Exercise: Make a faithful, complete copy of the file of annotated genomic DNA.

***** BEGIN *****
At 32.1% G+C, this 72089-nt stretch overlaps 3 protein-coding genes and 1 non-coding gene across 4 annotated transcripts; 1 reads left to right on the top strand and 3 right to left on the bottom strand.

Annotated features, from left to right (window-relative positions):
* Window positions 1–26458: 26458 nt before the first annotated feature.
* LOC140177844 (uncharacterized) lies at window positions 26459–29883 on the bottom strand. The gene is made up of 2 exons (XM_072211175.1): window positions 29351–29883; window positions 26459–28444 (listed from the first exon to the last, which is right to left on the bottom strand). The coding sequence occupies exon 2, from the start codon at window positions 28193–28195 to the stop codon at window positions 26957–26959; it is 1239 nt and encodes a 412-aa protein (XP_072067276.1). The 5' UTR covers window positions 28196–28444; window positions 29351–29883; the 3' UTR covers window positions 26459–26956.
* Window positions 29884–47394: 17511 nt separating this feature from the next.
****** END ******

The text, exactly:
At 32.1% G+C, this 72089-nt stretch overlaps 3 protein-coding genes and 1 non-coding gene across 4 annotated transcripts; 1 reads left to right on the top strand and 3 right to left on the bottom strand.

Annotated features, from left to right (window-relative positions):
* Window positions 1–26458: 26458 nt before the first annotated feature.
* LOC140177844 (uncharacterized) lies at window positions 26459–29883 on the bottom strand. The gene is made up of 2 exons (XM_072211175.1): window positions 29351–29883; window positions 26459–28444 (listed from the first exon to the last, which is right to left on the bottom strand). The coding sequence occupies exon 2, from the start codon at window positions 28193–28195 to the stop codon at window positions 26957–26959; it is 1239 nt and encodes a 412-aa protein (XP_072067276.1). The 5' UTR covers window positions 28196–28444; window positions 29351–29883; the 3' UTR covers window positions 26459–26956.
* Window positions 29884–47394: 17511 nt separating this feature from the next.